What virus software should I get?

Discussion in 'Buying Tips and Advice' started by pwbk5, Mar 30, 2009.

  1. pwbk5 macrumors newbie

    Joined:
    Mar 30, 2009
    #1
    I have a Powerbook G4 version 10.4.11. I haven't had virus software on it and was wondering what I should get. This is the first and only mac I have had and am really not that familiar with macs. Thanks!
     
  2. Ivan P macrumors 68030

    Ivan P

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    #2
    You dont need any. Totally unecessary. There are currently no viruses for Macs. Any sort of antivirus will just slow down the system; and for absolutely no reason either, considering there aren’t any viruses for it to find.
    There are a few threads around here from people that haven’t done their research and installed antivirus software on their Macs, only for the system to become really unresponsive. I bet most, if not all, members here use their Macs with no antivirus software, and I bet there won’t be a single reply in this topic that actually recommends you any.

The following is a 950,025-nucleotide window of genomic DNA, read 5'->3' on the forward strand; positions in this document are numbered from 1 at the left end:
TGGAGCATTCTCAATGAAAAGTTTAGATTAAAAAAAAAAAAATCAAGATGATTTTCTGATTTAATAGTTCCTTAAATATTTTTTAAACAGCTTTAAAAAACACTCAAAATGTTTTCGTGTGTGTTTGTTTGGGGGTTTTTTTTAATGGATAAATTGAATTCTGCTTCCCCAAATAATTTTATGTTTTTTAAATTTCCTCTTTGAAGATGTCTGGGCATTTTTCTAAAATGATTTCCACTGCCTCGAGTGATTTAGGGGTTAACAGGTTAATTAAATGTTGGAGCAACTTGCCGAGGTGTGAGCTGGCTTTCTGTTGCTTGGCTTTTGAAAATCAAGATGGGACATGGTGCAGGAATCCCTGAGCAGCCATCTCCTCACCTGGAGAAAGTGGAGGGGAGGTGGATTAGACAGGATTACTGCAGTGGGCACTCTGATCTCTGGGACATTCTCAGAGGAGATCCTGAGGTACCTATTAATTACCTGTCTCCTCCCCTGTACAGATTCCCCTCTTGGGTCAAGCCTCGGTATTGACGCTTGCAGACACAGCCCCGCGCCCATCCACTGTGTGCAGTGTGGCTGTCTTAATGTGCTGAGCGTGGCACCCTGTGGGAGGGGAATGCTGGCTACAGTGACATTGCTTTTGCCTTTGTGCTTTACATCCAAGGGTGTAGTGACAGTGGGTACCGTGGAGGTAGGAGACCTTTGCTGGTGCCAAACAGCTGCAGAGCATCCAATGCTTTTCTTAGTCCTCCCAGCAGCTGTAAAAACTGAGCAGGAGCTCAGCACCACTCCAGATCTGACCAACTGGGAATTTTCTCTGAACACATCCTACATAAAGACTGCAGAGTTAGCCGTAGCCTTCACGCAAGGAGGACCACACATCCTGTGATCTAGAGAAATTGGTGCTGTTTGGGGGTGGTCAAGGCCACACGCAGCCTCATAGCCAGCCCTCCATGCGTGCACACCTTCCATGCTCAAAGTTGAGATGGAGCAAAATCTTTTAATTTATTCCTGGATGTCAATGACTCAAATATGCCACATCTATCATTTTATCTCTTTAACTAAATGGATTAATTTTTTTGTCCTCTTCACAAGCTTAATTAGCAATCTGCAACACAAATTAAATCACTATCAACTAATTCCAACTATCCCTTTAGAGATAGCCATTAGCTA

3. theDUB macrumors 6502a

    theDUB

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    #3
    That's not entirely true. There is definitely malware written for the mac out there.

    However the rest of your post is sage advice.
     
  4. dejo Moderator

    dejo

    Staff Member

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    #4
    Malware ≠ viruses.
     
  5. ceezy3000 macrumors 6502

    ceezy3000

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    #5
    i use ClamXav, i kno AV software 4 mac isnt necesssary but i just use it 2 scan my downloads. it makes me feel safe especially cumin 4rm windows, whatever helps u sleep at night
     
  6. bkarabel macrumors member

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  7. opeter macrumors 65816

    opeter

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    #7
    You can try a combinaiton of Avira Antivir Free (it's free for personal use) + SpyBoot. Or even the free version of SuperAntiSpyware.